Bemmu Sepponen


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Bemmu Sepponen is a Japanese entrepreneur. Bemmu started Candy Japan in 2011 and is based in Tokushima, Japan.[1]

Bemmu Sepponen, founder of Candy JapanBemmu Sepponen, founder of Candy Japan

Company

Candy Japan

Twitter

@bemmu (4.52K followers)

Instagram

@bemmu (157 followers)

Career

Early Career

No early career info added yet...

Candy Japan

Bemmu started Candy Japan in 2011. They detail the beginnings of their company in their Starter Story interview: [1]

Q: How did you get started on Candy Japan?

I’m originally from Finland, but now live in Japan.

I started working full-time as a developer at a tiny software company when I was 17 years old, then changed jobs and worked at a university developing tools related to freetext search. The department encouraged me to try to also apply as a student, I got in and now have a computer science degree as well. Finland can be very flexible like that.

The biggest impact from becoming a student for me was the ability to have an exchange study period. The choice of where to go was obvious, as I had been interested in Japan for a long time and Japanese was my minor subject. I spent a year in Tokyo, then didn’t really feel like going back, and asked the administration if I could maybe stay another year? And to my surprise they said yes, so I ended up studying Japanese full-time there for two years total.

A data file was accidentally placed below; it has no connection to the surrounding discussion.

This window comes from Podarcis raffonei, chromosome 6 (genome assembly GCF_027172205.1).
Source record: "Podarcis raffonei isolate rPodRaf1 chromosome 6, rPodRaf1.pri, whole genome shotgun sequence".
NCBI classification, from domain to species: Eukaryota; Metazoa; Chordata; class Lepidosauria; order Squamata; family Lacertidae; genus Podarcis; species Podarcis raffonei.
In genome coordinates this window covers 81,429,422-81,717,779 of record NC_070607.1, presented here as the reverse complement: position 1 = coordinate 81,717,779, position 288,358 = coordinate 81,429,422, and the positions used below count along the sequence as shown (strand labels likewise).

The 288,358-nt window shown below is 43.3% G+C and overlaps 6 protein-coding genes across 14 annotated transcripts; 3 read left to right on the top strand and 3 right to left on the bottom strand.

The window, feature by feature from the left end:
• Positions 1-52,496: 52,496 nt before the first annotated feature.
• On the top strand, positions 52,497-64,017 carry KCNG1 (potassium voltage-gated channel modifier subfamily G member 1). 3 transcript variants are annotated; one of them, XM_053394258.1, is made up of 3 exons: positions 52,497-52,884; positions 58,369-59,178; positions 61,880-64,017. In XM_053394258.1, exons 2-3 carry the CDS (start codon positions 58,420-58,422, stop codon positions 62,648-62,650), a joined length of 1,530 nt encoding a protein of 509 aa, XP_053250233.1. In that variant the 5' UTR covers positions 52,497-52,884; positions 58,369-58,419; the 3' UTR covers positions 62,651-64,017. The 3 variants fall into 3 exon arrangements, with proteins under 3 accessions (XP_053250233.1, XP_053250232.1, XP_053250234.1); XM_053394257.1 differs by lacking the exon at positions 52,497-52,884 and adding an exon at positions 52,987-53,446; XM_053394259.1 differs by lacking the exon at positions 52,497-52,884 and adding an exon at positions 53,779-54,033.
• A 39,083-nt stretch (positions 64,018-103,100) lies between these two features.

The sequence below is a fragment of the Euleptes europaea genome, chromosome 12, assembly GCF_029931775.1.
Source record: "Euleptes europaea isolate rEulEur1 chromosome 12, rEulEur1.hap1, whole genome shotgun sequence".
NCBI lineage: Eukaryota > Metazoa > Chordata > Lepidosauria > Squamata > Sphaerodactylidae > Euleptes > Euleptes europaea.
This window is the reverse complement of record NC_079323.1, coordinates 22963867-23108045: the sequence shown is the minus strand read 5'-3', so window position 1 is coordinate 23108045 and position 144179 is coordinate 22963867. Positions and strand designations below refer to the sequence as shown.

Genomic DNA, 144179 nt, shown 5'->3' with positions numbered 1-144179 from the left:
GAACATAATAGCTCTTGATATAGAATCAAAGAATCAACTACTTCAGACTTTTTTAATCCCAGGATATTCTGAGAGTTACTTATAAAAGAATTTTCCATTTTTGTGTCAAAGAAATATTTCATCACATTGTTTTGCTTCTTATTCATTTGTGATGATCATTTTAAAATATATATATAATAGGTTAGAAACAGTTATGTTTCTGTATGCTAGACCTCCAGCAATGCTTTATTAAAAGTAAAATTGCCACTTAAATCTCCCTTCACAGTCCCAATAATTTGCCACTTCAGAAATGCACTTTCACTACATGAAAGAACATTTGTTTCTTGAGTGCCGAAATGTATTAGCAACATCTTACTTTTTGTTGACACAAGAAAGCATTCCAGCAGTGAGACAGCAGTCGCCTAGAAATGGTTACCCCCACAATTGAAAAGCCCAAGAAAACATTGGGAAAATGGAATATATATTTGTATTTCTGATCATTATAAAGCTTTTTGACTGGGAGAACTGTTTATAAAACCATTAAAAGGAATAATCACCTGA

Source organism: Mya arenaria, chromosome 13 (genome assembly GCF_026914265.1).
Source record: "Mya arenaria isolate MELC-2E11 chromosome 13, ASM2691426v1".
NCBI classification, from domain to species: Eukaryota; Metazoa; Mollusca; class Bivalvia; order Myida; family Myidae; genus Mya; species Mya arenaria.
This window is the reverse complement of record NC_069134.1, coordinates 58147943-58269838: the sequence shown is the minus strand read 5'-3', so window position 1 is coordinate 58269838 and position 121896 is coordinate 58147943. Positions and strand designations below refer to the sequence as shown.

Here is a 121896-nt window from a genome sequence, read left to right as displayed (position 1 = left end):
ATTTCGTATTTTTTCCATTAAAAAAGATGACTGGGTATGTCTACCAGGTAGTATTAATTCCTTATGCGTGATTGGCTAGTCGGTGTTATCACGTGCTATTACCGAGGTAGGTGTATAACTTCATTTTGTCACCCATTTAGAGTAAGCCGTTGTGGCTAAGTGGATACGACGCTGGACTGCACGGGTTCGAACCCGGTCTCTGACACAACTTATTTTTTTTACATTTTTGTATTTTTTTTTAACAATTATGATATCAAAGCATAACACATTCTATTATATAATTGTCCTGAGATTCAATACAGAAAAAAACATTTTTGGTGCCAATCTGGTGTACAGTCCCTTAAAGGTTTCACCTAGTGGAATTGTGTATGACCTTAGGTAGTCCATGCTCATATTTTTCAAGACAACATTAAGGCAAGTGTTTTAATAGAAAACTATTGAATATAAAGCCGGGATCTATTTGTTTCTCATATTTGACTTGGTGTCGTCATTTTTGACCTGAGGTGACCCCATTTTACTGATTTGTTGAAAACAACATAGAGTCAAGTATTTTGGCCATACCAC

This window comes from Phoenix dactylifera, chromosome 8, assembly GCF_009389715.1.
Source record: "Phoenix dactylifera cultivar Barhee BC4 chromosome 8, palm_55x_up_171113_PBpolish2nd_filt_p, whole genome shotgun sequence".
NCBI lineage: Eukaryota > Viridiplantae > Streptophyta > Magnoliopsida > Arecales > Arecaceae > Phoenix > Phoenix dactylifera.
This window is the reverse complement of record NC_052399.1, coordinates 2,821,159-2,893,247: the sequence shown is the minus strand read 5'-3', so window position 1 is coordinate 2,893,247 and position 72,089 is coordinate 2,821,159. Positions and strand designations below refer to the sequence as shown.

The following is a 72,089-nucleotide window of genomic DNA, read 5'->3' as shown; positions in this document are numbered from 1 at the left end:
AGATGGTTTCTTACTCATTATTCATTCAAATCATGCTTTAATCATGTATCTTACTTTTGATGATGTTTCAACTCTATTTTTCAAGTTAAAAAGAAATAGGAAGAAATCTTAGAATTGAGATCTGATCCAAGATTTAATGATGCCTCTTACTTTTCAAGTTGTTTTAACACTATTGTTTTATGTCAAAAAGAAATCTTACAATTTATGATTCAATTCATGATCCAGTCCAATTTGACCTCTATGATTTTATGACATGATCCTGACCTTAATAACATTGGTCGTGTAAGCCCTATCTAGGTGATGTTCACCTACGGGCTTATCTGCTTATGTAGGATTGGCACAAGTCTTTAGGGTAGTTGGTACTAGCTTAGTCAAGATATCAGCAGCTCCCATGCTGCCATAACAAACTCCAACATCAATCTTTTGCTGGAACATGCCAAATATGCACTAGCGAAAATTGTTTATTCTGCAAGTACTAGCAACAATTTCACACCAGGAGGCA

Later on after coming back to Finland I was on vacation with a friend, and we started brainstorming ideas about projects we could do online. I had heard about this new site called Birchbox, or possibly another one of the early subscription services, where instead of ordering specific products you would just subscribe and random stuff would start appearing in your mailbox.

starting-a-japanese-candy-subscription-service

I thought maybe we could send something from Southeast Asia like that, enabling us to travel to different countries and ship items from a new place each time. I was busy with my work, studies and other side-projects, so we did not end up doing that. However the idea of starting a similar “recurring surprises” service stayed in the back of my mind. He was busy too, and I’m glad I couldn’t talk him into anything, as he eventually ended up becoming a professor at a prestigious university.

When a few years later my wife landed a great job in Japan, we moved back, this time to an island in Japan called Shikoku.

starting-a-japanese-candy-subscription-service

After reading about what it’s like to work as a software developer in a Japanese company, I decided to find another project I could start by myself instead. One of my side projects during the exchange study had been an online store, so I knew that I could sell items from Japan to abroad. The annoying part was the randomness of orders coming in, having to stock items and guessing what might sell, often getting stuck with unsold inventory.

Then I recalled that holiday brainstorming session, where that “recurring surprises” idea had come up. With a recurring service I wouldn’t have the issue of buying something that I’d be unable to sell, as I could know in advance exactly what I need to stock. I could also batch shipments, so I wouldn’t necessarily have to visit the post office every single weekday.

To choose what product the surprise subscription should be about, I figured I could start with anything, and then expand to other things later. I thought candy would be a good first choice, as they are small to ship and inexpensive to get started with, unlike starting a luxury watch subscription for example. They have enough variety that people could enjoy subscribing for a long time, and as most people periodically like to treat themselves to some sweets, you could potentially subscribe even for years.

starting-a-japanese-candy-subscription-service

Source [1]

References